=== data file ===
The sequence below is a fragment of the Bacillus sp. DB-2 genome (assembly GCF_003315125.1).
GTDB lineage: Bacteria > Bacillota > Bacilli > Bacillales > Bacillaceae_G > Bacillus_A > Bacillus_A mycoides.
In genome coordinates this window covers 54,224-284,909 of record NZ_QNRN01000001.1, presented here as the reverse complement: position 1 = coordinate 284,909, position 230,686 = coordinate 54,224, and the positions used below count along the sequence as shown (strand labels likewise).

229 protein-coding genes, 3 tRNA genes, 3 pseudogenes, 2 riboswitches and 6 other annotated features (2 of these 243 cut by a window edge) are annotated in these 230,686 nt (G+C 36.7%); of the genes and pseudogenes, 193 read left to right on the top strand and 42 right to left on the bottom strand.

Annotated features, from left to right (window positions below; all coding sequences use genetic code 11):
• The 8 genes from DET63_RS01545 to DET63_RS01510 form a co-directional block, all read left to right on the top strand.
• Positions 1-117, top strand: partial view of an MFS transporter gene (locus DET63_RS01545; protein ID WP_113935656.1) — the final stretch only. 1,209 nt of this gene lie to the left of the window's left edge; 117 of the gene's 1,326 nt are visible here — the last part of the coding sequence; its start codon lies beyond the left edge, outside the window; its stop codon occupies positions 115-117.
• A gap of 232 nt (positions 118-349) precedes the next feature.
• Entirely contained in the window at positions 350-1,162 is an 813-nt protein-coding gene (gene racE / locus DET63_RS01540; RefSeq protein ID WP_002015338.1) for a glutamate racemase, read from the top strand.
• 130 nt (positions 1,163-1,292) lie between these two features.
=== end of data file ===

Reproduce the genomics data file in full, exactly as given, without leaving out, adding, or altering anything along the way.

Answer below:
The sequence below is a fragment of the Bacillus sp. DB-2 genome (assembly GCF_003315125.1).
GTDB lineage: Bacteria > Bacillota > Bacilli > Bacillales > Bacillaceae_G > Bacillus_A > Bacillus_A mycoides.
In genome coordinates this window covers 54,224-284,909 of record NZ_QNRN01000001.1, presented here as the reverse complement: position 1 = coordinate 284,909, position 230,686 = coordinate 54,224, and the positions used below count along the sequence as shown (strand labels likewise).

229 protein-coding genes, 3 tRNA genes, 3 pseudogenes, 2 riboswitches and 6 other annotated features (2 of these 243 cut by a window edge) are annotated in these 230,686 nt (G+C 36.7%); of the genes and pseudogenes, 193 read left to right on the top strand and 42 right to left on the bottom strand.

Annotated features, from left to right (window positions below; all coding sequences use genetic code 11):
• The 8 genes from DET63_RS01545 to DET63_RS01510 form a co-directional block, all read left to right on the top strand.
• Positions 1-117, top strand: partial view of an MFS transporter gene (locus DET63_RS01545; protein ID WP_113935656.1) — the final stretch only. 1,209 nt of this gene lie to the left of the window's left edge; 117 of the gene's 1,326 nt are visible here — the last part of the coding sequence; its start codon lies beyond the left edge, outside the window; its stop codon occupies positions 115-117.
• A gap of 232 nt (positions 118-349) precedes the next feature.
• Entirely contained in the window at positions 350-1,162 is an 813-nt protein-coding gene (gene racE / locus DET63_RS01540; RefSeq protein ID WP_002015338.1) for a glutamate racemase, read from the top strand.
• 130 nt (positions 1,163-1,292) lie between these two features.